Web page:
They rode through desert-like landscapes of scrub, and also stretches of red soil and rocks with no vegetation. And no houses anywhere.

“It was almost kind of mesmerizing, the monotony. There would be a long, straight road to the horizon, and you’re riding through this short scrub that’s unchanging,” Hankel said.

Blog PhotoThe two were joined for part of the trip, until Alice Springs, by a New Zealander that Hankel and his son met on their ride across the U.S. and a friend of his. The group usually rode about 60 miles per day. They camped a few times, but most of the time they stayed in roadhouses -- general stores with gas, food, camping and motel rooms for truckers and others traveling through remote rural areas.

“Because of constantly slogging into the wind, we were so wasted at the end of the day, we felt like we needed a shower and air conditioning and decent rest to recover,” Hankel said.

He carried about 66 pounds of gear on the recumbent bicycle he rode. Each cyclist in their group carried three 3-liter water bladders. Hankel carried a tent, clothing and some food -- a few dehydrated meals and what he would buy at stores along the way -- and a camp stove to heat up water.

Hankel likes the challenge of self-supported touring.

“The idea of fitting everything we will need for traveling a few thousand miles on a bike and carrying it ourselves under our own power is particularly compelling,” he said. “It requires a good deal of research and planning.”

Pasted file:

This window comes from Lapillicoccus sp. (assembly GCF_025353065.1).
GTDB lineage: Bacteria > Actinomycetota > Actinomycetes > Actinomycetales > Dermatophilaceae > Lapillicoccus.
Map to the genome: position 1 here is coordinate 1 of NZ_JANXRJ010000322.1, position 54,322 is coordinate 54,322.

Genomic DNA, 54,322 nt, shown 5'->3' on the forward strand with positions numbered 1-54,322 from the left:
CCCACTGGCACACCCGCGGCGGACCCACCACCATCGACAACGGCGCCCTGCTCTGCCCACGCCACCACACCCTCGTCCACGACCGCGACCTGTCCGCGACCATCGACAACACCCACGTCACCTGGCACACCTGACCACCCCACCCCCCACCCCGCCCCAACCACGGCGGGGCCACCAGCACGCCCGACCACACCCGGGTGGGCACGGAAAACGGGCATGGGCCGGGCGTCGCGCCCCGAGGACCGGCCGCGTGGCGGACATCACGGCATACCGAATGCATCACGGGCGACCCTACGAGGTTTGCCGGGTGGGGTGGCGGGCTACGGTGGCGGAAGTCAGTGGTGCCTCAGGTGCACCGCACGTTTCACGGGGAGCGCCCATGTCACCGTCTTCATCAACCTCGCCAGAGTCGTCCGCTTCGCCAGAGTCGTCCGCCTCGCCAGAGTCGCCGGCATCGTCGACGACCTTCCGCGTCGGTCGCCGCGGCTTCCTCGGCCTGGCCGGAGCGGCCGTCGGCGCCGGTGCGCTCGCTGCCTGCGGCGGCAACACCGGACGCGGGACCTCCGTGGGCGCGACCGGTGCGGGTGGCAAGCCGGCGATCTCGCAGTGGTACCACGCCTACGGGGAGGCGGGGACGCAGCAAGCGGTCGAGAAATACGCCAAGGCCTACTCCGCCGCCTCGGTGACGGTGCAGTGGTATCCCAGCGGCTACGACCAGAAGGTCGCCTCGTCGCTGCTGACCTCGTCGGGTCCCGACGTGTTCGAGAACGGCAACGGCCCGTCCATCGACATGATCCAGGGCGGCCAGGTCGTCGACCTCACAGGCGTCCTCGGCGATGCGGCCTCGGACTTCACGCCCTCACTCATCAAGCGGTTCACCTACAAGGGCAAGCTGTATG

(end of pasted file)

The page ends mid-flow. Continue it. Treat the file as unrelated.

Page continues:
He is also intrigued with being in the elements: “Facing the challenges of cold weather and rain, feeling the wind in our faces (admittedly a bit too much on this trip), and experiencing the smells, while being able to observe nature close up and at a slower pace from one side of a continent to the other is quite compelling,” Hankel said. “Sometimes the changes are so gradual that you barely notice, other times the change is quite dramatic, yet the horizon changes with every stroke of the pedal.”

His favorite part of cycling long distances, though, is being out in nature, meeting interesting people along the way and spending time with his son.

“The sense of accomplishment is one thing, but it’s more than that,” he said. “It’s being outdoors and spending time out there. We like to spend time together.”

 Jodi Heckel, a writer for the University of Illinois News Bureau, is a runner, swimmer and triathlete. You can email her at jheckel@news­, or follow her at Her blog is at­­line/.  

On the web:

Read Steve Hankel’s journal about his trip and find out more about the water security project on his website,

The following are among the cycle touring resources Hankel likes:   Photos: Top, Steve Hankel, left and son Joe pose with their gear in Darwin, Australia, at the end of their 2,000-mile-ride across the country. Middle, On their first day of riding the Stuart Highway in the Australian Outback, Steve and Joe Hankel rode through a short, intense shower, then saw a double rainbow. Bottom, From left, David O’Neill, Joe Hankel and David Isitt navigate the highway south of Alice Springs, Australia. O’Neill, a New Zealander whom the Hankels met while cycling across the U.S. in 2012, and Isitt, a friend of O’Neill, joined them for part of this trip. Photos provided by Steve Hankel. 

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WillBonny wrote on September 06, 2016 at 9:09 pm

Thi is an inspiring post. I always to engage in this kind of activities on my spare time (which is increasing by the day).